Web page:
Prime Minister Boris Johnson promised that he would be leaving the EU by October 31st, however, they were just granted a 3 month delay for the U.K. to depart from the bloc. The newest extension has taken a hit on Johnson’s credibility due to him saying he would “rather be dead in a ditch” than have another extension past the October 31st deadline. Johnson was also quoted saying the UK would depart the European Union on October 31 and that it would take place, “no ifs, no buts”.
This extension led PM Johnson to call for early elections in an attempt to gain a majority in parliament and pass his deal through. PM Johnson is taking a gamble because if this election fails it could lead to another extension, a second referendum, of Johnson’s resignation. There is also the risk that instead of gaining a majority of seats, Johnson looses the support of the people in parliament that he currently has. With the election on December 12th, Johnson hopes to break the impasse that has kept his deal from being passed through parliament. PM Johnson faces his strongest opposition from the Labour Party leader Jeremy Corbyn.
If Britain leaves the EU without a deal protecting trade, carmakers are worried about their costs increasing by billions and potentially millions losing their job. Without a deal, there is a risk of destroying one of the main aspects of Britain’s economy by undermining competitiveness and causing serve damage. Prime Minister Johnson deciding to exit the EU bloc without a deal would effectively end a tariff-free trade deal with a market that makes up 57% of British car exports. Additionally, Northern Ireland’s farms will be effected by potential problems crossing the border with livestock and trading with other farmers on the other side of the border. Leaving without a deal will negatively effect the GDP growth rate by between 3.5% and 8.7%.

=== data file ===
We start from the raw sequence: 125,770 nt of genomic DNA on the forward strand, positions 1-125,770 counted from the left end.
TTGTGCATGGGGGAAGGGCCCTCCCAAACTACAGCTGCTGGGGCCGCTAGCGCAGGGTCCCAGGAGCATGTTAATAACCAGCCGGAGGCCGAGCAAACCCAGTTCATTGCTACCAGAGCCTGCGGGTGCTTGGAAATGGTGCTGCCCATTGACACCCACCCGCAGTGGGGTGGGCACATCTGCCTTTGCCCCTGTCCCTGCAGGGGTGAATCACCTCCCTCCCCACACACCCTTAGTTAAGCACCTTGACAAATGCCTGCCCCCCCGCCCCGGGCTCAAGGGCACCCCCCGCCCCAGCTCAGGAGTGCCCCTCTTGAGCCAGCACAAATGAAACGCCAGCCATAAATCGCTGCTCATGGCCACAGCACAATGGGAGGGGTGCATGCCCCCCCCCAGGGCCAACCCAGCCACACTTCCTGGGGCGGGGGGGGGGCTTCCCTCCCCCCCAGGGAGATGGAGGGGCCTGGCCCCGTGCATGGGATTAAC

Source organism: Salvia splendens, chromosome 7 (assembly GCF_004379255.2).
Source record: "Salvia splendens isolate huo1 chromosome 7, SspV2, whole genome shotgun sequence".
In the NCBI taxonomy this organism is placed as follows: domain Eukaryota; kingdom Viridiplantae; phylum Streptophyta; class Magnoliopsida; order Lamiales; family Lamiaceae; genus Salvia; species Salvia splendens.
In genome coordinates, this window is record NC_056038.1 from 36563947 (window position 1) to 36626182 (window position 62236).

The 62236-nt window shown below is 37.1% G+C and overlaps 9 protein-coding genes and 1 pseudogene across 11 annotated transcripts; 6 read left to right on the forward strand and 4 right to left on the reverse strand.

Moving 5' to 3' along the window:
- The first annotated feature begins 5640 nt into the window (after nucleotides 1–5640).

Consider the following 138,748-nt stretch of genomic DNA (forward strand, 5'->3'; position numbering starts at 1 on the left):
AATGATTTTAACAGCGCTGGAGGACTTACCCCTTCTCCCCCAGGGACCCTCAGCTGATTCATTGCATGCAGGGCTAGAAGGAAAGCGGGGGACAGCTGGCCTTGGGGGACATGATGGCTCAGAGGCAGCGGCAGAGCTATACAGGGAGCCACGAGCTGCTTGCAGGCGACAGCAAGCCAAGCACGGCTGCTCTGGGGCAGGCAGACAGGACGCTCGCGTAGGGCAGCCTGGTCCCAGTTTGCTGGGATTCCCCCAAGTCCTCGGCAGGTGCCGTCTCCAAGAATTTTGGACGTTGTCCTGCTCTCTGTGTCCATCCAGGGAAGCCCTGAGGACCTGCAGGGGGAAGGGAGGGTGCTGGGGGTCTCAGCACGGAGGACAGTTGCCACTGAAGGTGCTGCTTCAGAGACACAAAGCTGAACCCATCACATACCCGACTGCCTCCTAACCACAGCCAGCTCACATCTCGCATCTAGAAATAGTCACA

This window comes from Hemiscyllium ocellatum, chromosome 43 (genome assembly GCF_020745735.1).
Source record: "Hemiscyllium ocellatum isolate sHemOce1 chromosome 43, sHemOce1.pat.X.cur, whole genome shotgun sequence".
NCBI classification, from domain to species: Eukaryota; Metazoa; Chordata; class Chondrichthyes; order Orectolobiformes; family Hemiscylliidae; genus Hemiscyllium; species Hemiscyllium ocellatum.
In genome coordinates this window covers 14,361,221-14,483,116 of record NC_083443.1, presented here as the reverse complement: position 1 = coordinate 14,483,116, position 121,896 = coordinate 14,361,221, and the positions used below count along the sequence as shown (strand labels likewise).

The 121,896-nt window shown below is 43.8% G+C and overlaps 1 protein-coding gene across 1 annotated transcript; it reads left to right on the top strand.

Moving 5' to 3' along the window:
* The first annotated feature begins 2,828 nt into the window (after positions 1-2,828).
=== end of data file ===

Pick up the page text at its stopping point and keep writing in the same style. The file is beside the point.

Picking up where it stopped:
The Decision for Great Britain to exit the European Union comes at a great cost to Britain’s economy and its citizens. Although Brexit comes at a huge price, lawmakers and citizens of Great Britain seem to be inclined that its future benefits out way the short term costs. If Great Britain is able to negotiate a deal with the European Union, Brexit is expected to cost the economy approximately 2.3-7% of its GDP growth over the next 15 years, with studies leaning towards the larger percentage. This translates to up to 130 billion pounds in lost GDP growth. This loss can be calculated on a per person basis that would accumulate to people being 2,250 pounds poorer through 2034. These estimates come from an independent research group and are worse then Theresa May’s deal which was estimated to have costed just 1.9-5.5% of GDP growth.
A Brexit deal or no deal scenario could greatly affect the price of the British Pound. Currently, most analysts, newspapers, and news agency’s are reporting an extremely low likelihood that Brexit would persist without a deal. Because of this if Brexit did indeed pass without a deal, it could have a grave negative impact on the British Pound, as it would take people by surprise.
The Euro Area’s manufacturing PMI rose slightly this month from 45.7 to 45.9, meaning the economy is still in a retraction but shows signs of growth. The United Kingdom’s manufacturing PMI is outperforming Europes and has risen to 49.6 this month, up from 48.3 the last month. This represents that market conditions in the UK are expanding slightly.
Over the course of the past year, the Euro/ GBP exchange rate has fluctuated between a low of 0.8506 in April of 2019 and a high between 0.9325 in October of 2019. Over the course of the past month, the Euro/ GBP exchange rate fluctuated between a low of 0.8582 on October 21 and a high of 0.9013 on October 10.
Ekuota forecasts, based on proprietary statistical models, for the end of the 2019 predict a range between 0.833 and 0.909. The expected average is 0.867. Hedging future pound inflows for the end of 2019 has a good efficiency: 52% at current forward price.